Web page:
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Basically the movies that are streamed on Netflix aren't released in theaters, right?

So my question is - How do production companies make profit after streaming their movies on Netflix?

  • Of course, they would be paid money for streaming on Netflix.
  • All the marketing that Netflix does, the revenue generated would go in their pockets and not the production companies.
  • For any new movies coming to Netflix the subscriber doesn't need to pay extra money; so be it any movie, old or new, the subscriber simply has to pay his/her amount.

Now there are some cases where, had a movie released in theaters, it wouldn't have been a hit; and instead selling the rights to Netflix, they made profit.

But for some movies, e.g Bright, which had its own strong fan following, had they released in theaters wouldn't they have made more profit?

  • Production companies sell the rights(could be more than one) to netflix for money. – Vishwa Jun 8 '18 at 6:51
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    "the movies that are streamed on Netflix aren't released in theaters" This is an incorrect assumption. Netflix has plenty of movies that were available in theaters. Also, WRT "which had its own strong fan following": there is a massive difference between watching a movie "for free" on Netflix in the comfort of your home vs. spending the same amount of money or more, plus much more time and effort, to watch that same movie in a theater. – BCdotWEB Jun 8 '18 at 9:35
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    Related How do streaming services earn money? – Nog Shine Jun 8 '18 at 12:25
  • Regarding your last question, distribution to theaters can be very expensive, so a movie might make less of a profit if released to theaters. That's why there are straight-to-DVD movies. – Todd Wilcox Jun 9 '18 at 4:31
  • @NogShine The question you linked is different. – Mouvier Jun 9 '18 at 11:00
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They don't. The film or series is wholly owned by Netflix after production if it's a Netflix Original, or has had its licence purchased at a flat cost for a fixed period of time and may be renewed in future if it's popular.

Netflix apparently usually pay upfront for at least two seasons of a netflix original show, and have a business model comparable to more conventional subscription TV (like Cable) when dealing with series' that aren't Netflix Originals. That is, they buy the right to "air" it for a period of time.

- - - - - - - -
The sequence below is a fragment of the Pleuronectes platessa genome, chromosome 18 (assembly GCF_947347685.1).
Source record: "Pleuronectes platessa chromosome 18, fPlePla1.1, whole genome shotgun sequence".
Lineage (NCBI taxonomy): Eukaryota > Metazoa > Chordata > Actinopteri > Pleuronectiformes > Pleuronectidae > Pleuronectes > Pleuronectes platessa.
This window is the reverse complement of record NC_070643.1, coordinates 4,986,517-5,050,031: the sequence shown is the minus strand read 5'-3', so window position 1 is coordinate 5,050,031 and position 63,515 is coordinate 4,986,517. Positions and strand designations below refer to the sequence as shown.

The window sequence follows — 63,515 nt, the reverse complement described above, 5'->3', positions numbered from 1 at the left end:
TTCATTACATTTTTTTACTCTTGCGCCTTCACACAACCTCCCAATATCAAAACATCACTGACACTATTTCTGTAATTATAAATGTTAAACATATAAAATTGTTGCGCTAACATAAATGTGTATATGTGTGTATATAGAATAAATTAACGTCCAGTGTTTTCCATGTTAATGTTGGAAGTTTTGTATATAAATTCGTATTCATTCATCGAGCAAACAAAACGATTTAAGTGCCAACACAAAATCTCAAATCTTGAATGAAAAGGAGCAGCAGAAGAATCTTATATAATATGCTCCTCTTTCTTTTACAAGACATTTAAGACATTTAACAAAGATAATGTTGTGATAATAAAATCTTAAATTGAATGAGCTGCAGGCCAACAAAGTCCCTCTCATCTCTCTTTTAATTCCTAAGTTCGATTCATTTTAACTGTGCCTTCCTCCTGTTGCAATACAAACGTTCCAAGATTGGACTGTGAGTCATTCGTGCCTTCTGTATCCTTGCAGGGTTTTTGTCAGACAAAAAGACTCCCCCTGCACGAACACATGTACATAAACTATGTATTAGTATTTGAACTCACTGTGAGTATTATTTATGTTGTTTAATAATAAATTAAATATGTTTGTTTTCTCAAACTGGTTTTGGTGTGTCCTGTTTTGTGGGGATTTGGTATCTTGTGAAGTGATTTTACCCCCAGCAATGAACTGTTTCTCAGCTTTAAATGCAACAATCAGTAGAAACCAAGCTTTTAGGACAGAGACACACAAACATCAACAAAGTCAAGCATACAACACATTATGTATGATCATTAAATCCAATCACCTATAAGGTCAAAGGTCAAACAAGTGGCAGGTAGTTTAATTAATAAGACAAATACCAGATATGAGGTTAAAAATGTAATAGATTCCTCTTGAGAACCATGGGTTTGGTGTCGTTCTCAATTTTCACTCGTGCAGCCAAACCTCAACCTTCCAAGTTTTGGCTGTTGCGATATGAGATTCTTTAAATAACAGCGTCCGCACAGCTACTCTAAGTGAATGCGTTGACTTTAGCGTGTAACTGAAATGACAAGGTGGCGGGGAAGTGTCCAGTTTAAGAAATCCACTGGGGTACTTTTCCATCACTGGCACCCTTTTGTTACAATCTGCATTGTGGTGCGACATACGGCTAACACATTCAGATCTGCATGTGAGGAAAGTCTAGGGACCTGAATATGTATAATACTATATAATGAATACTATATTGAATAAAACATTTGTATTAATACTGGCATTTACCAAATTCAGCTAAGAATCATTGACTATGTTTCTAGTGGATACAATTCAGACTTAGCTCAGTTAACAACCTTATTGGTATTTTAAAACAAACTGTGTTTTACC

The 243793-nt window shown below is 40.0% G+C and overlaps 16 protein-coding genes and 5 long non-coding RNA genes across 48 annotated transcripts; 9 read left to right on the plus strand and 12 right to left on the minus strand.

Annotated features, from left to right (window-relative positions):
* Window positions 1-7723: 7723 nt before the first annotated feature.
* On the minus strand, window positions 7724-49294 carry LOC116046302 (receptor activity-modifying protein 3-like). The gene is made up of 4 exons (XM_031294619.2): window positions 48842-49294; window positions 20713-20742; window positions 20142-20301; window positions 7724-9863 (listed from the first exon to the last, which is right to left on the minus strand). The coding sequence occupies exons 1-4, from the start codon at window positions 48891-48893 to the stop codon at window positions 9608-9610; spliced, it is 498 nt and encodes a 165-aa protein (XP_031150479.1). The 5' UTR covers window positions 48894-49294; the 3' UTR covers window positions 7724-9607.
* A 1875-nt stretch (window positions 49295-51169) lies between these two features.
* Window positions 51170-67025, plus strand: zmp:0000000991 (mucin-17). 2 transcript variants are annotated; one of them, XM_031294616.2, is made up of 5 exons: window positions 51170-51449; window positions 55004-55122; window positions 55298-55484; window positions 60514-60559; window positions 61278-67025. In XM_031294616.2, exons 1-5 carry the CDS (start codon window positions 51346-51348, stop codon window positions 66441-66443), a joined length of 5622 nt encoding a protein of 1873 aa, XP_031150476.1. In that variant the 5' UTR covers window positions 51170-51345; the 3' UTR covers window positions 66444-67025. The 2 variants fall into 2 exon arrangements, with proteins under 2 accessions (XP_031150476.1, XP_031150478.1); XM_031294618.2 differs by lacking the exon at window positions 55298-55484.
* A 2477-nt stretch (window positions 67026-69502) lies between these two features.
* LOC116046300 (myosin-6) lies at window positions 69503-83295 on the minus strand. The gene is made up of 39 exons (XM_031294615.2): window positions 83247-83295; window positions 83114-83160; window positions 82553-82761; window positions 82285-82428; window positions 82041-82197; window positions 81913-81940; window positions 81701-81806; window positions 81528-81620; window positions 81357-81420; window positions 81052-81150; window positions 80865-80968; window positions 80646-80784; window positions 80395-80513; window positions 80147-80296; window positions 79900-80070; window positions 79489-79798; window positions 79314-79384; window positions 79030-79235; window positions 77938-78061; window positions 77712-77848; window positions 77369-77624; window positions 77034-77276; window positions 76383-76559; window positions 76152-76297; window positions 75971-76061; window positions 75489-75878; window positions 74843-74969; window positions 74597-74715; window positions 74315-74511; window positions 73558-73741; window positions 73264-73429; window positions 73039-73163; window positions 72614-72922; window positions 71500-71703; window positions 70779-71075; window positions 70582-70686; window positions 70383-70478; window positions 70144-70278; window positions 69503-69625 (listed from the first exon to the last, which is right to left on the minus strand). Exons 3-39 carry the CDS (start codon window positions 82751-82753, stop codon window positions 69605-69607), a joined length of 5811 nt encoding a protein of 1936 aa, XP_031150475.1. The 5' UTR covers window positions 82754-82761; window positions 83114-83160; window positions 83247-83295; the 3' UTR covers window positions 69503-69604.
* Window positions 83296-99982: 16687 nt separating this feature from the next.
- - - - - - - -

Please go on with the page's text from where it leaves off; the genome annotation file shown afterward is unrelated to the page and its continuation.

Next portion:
In some cases maybe a netflix original film would be cinema suitable, but the series' likely would not, and by limiting the shows to their own platform they provide content that cannot be found anywhere else. Meaning they attract subscribers simply by exclusivity.

  • "content that cannot be found anywhere else" Several Netflix series, e.g. House Of Cards, Orange Is the New Black, Daredevil, Jessica Jones, Stranger Things,... are also available on Blu-ray and DVD. – BCdotWEB Jun 8 '18 at 12:15
  • Fair point, though for example Stranger Things S1 was released on DVD (apparently as a Target exclusive) most of a year after its debut, presumably after the initial attention had died down a bit. At the point when it mattered, it was exclusive to the platform. The key bit is that Netflix is in control over the release of their shows on other platforms and can opt to maintain exclusivity if they believe it will help them. – Ruadhan2300 Jun 8 '18 at 13:02
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    Your answer covers only Netflix Original films which are not a majority of films on Netflix. What about all other not Netflix Original films? – Mouvier Jun 9 '18 at 11:06
  • @Mouvier am I missing something or do these lines cover that? '... or has had its licence purchased at a flat cost for a fixed period of time and may be renewed in future ... . ... That is, they buy the right to "air" it for a period of time.' – muru Jun 11 '18 at 3:56

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